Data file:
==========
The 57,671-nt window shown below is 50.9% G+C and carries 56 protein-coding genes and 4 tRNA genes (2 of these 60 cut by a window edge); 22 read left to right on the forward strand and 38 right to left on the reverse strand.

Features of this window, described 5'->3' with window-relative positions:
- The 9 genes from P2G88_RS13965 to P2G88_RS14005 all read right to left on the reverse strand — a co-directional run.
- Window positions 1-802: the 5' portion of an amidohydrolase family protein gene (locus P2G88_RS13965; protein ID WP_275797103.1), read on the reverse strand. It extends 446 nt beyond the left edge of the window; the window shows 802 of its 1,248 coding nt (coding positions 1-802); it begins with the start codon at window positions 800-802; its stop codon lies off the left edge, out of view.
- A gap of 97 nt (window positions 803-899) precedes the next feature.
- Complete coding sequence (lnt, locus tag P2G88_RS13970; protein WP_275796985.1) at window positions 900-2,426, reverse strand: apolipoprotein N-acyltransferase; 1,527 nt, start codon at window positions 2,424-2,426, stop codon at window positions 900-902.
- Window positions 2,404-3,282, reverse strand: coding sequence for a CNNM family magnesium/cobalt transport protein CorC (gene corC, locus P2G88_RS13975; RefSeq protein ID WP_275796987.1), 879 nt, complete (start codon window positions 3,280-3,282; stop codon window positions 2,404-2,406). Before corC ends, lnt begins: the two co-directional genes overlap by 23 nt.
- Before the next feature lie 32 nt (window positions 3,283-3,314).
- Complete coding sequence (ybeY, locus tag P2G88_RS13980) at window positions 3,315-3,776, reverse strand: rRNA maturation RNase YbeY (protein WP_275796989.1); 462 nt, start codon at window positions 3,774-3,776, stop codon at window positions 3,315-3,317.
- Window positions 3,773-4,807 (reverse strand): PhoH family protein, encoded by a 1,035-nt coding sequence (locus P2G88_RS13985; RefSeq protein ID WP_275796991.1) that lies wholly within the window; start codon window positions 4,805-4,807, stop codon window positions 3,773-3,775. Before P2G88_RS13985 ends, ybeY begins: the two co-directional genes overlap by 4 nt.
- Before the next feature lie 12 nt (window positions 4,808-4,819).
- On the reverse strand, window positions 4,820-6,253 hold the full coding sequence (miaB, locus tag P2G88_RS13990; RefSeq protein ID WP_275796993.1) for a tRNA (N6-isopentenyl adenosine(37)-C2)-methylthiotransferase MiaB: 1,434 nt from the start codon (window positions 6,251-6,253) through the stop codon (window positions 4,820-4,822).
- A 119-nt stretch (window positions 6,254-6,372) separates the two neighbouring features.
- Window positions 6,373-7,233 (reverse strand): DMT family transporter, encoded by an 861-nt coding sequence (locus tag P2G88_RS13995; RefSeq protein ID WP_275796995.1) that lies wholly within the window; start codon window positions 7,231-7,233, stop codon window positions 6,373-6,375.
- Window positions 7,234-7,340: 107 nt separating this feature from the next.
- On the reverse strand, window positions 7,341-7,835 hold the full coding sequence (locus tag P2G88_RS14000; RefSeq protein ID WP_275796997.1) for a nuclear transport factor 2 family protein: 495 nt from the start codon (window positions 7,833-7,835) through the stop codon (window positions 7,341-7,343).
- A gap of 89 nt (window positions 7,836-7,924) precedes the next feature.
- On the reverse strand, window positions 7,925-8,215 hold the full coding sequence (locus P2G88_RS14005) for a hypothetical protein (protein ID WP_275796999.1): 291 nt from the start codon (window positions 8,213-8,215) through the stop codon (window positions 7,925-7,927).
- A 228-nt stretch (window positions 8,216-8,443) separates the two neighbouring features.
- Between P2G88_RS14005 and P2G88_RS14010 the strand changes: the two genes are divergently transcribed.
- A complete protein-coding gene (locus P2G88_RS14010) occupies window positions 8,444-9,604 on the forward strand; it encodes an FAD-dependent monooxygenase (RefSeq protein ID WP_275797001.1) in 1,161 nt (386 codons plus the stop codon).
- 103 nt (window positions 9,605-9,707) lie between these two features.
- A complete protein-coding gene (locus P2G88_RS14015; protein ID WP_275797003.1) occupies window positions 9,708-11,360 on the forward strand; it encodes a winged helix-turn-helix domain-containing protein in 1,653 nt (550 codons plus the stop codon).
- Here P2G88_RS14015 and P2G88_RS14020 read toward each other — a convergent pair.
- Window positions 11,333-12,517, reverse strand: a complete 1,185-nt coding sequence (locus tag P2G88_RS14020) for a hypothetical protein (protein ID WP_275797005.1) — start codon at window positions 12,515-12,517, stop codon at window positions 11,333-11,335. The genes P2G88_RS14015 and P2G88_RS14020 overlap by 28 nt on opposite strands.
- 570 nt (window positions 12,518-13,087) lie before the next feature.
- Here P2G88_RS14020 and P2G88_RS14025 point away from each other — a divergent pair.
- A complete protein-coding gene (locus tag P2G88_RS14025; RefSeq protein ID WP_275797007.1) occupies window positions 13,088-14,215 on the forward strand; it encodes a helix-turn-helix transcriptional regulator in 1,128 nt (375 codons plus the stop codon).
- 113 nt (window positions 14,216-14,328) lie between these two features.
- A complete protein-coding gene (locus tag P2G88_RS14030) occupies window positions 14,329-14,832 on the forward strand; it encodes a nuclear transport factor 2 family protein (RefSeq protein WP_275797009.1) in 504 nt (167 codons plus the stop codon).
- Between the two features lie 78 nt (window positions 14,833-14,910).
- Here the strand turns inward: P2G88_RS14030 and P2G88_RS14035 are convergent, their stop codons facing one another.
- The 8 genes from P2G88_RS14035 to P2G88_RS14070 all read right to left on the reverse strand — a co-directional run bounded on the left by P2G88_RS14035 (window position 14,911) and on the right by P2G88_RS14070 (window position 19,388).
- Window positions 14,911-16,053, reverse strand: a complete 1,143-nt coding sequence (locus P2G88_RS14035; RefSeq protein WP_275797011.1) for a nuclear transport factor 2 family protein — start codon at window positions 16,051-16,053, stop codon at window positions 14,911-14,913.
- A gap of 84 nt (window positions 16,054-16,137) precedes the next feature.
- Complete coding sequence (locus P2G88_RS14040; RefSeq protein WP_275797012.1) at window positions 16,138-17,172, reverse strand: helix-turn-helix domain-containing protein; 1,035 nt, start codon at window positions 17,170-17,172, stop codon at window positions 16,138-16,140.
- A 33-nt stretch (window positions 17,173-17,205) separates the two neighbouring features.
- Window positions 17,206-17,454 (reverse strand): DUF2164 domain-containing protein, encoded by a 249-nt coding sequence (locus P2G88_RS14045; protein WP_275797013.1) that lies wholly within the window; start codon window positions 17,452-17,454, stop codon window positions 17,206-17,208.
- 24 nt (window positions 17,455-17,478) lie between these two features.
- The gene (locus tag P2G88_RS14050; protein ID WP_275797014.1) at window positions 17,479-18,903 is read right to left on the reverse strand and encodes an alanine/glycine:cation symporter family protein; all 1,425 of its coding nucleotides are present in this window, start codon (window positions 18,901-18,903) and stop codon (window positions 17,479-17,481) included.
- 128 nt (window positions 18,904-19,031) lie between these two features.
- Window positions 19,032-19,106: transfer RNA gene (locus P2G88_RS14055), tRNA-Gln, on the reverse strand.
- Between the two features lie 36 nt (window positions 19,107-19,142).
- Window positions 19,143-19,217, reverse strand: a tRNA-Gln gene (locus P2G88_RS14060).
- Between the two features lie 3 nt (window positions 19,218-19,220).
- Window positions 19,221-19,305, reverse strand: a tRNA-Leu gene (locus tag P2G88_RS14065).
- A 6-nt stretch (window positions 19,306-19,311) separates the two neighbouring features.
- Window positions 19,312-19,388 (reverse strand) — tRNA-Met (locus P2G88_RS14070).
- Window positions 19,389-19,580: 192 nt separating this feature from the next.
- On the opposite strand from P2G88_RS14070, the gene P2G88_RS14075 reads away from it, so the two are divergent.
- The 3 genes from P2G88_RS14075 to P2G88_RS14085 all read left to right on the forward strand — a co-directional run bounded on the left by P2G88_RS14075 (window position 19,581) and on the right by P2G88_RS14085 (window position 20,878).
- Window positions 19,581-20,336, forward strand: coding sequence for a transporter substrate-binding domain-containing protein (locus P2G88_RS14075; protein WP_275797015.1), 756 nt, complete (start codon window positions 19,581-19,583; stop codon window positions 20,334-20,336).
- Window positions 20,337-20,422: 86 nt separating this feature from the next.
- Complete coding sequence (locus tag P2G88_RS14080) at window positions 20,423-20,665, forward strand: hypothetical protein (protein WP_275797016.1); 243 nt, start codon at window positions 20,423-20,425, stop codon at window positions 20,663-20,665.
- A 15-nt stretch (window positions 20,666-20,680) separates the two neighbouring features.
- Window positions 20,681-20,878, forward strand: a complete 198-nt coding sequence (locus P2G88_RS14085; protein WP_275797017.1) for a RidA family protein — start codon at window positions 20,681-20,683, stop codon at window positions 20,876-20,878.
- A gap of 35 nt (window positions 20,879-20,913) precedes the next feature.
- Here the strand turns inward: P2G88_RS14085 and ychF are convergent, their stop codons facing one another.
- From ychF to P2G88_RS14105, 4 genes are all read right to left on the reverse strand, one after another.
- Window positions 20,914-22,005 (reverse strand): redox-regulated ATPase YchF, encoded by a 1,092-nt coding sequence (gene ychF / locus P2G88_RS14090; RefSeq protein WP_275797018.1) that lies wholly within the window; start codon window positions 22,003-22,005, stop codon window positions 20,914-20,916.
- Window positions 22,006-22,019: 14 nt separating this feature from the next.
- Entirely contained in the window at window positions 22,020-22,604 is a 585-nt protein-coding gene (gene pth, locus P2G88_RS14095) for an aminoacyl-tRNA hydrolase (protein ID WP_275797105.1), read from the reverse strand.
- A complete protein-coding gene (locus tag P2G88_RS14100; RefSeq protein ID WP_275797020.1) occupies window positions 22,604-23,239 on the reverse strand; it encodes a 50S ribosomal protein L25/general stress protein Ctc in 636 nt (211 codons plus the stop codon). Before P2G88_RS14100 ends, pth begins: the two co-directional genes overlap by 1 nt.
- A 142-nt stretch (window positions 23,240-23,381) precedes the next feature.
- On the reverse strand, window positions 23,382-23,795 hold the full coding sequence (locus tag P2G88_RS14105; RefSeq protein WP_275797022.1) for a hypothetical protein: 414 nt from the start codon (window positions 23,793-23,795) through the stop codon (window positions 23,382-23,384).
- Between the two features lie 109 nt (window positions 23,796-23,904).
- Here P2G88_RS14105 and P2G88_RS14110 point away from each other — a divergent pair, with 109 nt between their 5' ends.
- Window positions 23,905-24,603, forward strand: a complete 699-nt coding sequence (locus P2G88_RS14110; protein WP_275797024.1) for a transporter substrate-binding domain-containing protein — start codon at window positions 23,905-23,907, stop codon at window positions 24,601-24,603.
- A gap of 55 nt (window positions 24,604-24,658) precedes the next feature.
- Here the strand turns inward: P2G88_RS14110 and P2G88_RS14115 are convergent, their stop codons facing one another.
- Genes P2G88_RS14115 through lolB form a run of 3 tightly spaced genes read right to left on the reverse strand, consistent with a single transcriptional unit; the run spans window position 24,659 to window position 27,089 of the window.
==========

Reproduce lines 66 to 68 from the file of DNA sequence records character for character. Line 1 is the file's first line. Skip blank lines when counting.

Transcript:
- Between the two features lie 109 nt (window positions 23,796-23,904).
- Here P2G88_RS14105 and P2G88_RS14110 point away from each other — a divergent pair, with 109 nt between their 5' ends.
- Window positions 23,905-24,603, forward strand: a complete 699-nt coding sequence (locus P2G88_RS14110; protein WP_275797024.1) for a transporter substrate-binding domain-containing protein — start codon at window positions 23,905-23,907, stop codon at window positions 24,601-24,603.